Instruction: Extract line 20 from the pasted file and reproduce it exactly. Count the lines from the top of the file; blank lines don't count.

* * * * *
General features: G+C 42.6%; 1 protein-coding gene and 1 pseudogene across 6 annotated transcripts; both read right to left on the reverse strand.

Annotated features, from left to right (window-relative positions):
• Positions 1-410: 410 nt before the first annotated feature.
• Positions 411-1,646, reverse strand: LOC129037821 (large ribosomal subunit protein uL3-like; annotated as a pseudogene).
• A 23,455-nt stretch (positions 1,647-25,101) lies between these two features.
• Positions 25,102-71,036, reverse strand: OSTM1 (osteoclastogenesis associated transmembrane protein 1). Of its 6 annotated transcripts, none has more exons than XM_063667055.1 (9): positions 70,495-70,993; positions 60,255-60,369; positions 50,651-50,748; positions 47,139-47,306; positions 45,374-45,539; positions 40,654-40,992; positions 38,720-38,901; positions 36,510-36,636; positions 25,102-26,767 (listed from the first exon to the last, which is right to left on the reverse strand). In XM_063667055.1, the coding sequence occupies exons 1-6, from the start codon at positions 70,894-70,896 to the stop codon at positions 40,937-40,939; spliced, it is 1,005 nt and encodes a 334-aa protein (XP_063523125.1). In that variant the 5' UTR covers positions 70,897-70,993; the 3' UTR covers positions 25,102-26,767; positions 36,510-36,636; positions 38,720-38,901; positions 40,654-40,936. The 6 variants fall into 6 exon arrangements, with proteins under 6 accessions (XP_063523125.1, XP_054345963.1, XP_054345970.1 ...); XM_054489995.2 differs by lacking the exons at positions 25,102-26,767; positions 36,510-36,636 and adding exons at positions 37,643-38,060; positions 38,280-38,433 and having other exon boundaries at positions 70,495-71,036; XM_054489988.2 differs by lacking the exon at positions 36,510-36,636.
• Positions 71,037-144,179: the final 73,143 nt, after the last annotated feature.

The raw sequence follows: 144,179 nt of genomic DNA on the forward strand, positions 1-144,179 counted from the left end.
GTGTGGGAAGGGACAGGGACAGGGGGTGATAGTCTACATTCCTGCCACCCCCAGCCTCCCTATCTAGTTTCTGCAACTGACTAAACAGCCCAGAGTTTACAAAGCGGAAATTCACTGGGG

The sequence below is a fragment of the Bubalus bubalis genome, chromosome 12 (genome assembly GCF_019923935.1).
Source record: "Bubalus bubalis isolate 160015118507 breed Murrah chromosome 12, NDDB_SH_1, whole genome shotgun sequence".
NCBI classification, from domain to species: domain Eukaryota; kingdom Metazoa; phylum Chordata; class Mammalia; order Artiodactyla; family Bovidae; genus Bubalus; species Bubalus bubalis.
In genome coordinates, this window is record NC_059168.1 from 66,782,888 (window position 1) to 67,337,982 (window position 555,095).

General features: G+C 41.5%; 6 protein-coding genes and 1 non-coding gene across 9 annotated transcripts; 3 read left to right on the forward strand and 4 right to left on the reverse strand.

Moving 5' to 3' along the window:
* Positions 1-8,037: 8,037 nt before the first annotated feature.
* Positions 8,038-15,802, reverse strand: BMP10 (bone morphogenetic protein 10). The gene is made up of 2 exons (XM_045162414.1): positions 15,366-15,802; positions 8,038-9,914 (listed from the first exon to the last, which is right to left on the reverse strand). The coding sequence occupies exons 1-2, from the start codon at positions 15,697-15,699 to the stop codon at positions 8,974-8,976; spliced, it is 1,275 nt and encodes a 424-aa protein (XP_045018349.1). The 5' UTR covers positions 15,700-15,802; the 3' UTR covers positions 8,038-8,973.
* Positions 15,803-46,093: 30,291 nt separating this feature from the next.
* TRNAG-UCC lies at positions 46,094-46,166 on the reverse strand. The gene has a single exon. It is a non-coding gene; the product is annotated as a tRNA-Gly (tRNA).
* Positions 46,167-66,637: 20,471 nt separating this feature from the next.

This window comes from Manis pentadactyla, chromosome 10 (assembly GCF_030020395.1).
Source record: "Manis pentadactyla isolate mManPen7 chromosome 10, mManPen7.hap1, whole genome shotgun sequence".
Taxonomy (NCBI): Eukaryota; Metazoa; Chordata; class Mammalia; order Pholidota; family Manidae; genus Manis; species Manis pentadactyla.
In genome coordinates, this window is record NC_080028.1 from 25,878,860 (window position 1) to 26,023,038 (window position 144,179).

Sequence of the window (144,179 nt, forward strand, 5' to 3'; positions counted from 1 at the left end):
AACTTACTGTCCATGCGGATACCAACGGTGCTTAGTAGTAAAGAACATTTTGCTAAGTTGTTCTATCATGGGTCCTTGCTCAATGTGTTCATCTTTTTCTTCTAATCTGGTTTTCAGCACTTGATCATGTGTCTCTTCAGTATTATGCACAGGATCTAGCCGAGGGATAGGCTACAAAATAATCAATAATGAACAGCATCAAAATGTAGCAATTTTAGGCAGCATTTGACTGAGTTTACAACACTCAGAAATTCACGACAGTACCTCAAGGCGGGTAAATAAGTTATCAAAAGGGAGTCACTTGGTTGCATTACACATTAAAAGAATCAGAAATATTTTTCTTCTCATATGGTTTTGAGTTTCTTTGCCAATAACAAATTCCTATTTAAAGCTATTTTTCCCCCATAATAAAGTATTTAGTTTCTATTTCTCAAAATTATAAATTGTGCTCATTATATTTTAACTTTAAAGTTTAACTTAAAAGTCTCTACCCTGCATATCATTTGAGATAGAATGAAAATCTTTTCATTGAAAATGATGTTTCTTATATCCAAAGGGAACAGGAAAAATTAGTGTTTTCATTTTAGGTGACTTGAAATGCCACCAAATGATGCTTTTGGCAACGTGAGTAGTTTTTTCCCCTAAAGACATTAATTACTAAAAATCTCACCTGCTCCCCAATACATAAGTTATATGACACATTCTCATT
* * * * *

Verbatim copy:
* Positions 46,167-66,637: 20,471 nt separating this feature from the next.